It’s race day! You’ve been training for months for this moment. You packed your gear the night before, checked the race schedule for the hundredth time, and set three alarms. You’re so ready for this. You’ve thought of everything. That is, except your fueling and hydration.
In the excitement of race day, it’s easy to overlook a fueling and hydration plan, but not having a strategy can lead to bonking, gastrointestinal issues, dehydration, or even over-hydration!
Here are four race-day fueling mistakes to avoid, making sure you race well and get that finish-line feeling of accomplishment.
Mistake 1: Skipping a Pre-Race Meal
It can be tough to make yourself eat the morning of the race. You may feel you don’t have time to eat, you’re not ready to eat yet, or race-day nerves may suppress your appetite. However, eating a bit before the race is important to help fuel your brain and muscles. Racing while fasted is a recipe for fatigue and slow race times.
Mistake 2: The Wrong Pre-Race Meal
Pre-race isn’t the time to eat a pile of biscuits with sausage and gravy. If you want to feel fueled and energized, you need the right foods that won’t sit like a brick in your stomach. Eating too much fat, fiber, or protein before a race slows digestion. Racing and digesting don’t go well together.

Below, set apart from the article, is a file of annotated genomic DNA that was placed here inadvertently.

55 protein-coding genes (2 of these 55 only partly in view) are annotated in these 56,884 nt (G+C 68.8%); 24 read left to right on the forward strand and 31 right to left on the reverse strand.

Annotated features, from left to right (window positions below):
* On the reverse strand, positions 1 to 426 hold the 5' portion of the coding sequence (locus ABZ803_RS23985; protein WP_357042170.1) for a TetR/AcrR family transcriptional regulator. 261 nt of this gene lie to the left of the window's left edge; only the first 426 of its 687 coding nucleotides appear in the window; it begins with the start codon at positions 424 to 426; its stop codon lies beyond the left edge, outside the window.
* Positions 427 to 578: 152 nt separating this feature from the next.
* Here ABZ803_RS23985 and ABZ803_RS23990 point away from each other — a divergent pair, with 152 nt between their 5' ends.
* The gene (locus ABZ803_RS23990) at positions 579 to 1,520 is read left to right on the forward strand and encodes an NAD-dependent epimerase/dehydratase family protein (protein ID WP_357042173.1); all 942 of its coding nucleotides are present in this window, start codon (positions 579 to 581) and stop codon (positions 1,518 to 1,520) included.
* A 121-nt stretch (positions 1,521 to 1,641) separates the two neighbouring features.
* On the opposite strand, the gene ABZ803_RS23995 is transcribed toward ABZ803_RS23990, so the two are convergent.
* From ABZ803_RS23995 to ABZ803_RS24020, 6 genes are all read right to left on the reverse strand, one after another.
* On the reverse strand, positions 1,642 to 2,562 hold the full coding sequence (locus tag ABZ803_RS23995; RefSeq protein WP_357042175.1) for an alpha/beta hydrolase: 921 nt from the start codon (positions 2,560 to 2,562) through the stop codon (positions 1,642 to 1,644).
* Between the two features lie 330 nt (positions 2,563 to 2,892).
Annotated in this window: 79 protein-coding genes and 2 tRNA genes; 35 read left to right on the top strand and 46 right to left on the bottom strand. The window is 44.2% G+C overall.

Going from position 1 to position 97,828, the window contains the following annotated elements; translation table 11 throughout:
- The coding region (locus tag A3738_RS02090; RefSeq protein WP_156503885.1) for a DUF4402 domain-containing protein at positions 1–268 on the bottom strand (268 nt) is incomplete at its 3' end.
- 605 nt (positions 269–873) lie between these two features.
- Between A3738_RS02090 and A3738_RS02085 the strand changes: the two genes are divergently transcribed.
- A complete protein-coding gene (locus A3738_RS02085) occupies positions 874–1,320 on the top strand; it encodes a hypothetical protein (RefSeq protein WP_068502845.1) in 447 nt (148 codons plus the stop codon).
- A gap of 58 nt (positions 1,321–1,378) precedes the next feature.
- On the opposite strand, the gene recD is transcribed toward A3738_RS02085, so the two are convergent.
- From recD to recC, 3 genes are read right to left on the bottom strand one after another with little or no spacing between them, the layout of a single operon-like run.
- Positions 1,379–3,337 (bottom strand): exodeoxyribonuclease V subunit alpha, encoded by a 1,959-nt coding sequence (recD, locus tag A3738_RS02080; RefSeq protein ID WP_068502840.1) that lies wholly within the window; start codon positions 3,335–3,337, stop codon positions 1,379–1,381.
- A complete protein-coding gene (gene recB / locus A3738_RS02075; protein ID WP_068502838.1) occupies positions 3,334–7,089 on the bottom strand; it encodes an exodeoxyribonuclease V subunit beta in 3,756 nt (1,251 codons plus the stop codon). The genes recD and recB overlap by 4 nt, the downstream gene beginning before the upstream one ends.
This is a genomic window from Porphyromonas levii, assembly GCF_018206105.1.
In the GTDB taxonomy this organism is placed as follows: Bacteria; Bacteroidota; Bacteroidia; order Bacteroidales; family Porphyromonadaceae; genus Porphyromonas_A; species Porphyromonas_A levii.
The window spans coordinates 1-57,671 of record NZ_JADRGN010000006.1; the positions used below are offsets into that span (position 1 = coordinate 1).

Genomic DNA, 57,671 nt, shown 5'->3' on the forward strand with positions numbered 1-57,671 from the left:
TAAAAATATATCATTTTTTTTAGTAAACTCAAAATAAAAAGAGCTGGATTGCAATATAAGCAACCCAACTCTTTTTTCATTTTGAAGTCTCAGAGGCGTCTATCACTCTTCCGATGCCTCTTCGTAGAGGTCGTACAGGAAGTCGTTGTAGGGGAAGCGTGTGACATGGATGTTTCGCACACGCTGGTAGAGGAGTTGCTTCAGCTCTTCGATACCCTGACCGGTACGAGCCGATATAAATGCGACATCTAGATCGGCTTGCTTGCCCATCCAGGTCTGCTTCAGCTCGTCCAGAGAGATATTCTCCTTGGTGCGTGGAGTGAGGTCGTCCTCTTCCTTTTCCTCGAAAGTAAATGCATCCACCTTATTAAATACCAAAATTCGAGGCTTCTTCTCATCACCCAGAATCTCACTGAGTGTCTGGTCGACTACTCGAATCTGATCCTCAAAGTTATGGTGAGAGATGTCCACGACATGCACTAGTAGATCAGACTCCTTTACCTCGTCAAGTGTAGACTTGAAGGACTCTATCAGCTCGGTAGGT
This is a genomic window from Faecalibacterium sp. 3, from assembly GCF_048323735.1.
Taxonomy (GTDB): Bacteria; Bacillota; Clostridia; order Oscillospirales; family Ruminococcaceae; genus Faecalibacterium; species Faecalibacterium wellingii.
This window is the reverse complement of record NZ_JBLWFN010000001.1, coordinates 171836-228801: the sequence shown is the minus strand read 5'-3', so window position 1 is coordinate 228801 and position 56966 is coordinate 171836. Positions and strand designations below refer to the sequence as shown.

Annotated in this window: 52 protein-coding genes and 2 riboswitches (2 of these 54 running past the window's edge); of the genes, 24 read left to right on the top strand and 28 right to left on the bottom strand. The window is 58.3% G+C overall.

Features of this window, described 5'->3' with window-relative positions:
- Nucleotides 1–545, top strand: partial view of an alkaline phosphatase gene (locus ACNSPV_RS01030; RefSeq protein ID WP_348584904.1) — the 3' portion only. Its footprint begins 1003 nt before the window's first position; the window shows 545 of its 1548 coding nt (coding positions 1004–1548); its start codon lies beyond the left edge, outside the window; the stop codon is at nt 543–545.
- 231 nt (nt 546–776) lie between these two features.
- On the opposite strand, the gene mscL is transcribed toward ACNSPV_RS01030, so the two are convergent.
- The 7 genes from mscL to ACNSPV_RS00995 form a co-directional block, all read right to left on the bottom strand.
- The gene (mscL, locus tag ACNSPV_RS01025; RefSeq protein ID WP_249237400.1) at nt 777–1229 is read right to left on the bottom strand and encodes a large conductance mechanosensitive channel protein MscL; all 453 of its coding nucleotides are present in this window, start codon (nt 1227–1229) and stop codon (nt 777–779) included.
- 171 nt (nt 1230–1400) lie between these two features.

If you have two to four hours before your race time, you can eat a full meal and have enough time to digest it before the race starts. Oatmeal with berries, nuts, and milk, peanut butter toast with a banana, or a smoothie and eggs are all good options.
If you only have about 60 minutes or less before the race starts you want easy-to-digest foods such as a plain white bagel, sports gummies, a handful of pretzels, or a piece of fruit.
Mistake 3: Eating A Sample From The Vendor Expo
It’s fun to wander around all the expo booths, tasting all the sports nutrition samples. Only do this AFTER the race. You’ve trained for months for this event. Don’t mess up a good thing by eating or drinking a new product the morning of the race. You never know how your body will respond. You could have cramping, bloating, diarrhea, upset stomach, or vomiting. Unfamiliar sports nutrition products combined with race-day nerves and intense exercise could spell disaster for your body.
Mistake 4: Not Having A Hydration Plan
Races longer than 60 minutes need a hydration plan, including electrolytes, in order to keep your body safe and working at optimal capacity. Both dehydration and overhydration may lead to medical emergencies. Use the same sports drink products during training that you will use while racing. Aim for around eight to 16 ounces per hour, although some people may need different amounts depending on their individual sweat rates. Work with a sports dietitian if you need help with your fueling and hydration plan.
Avoiding these top 4 race-day fueling mistakes can help you feel great and go hard on race day. Go crush it!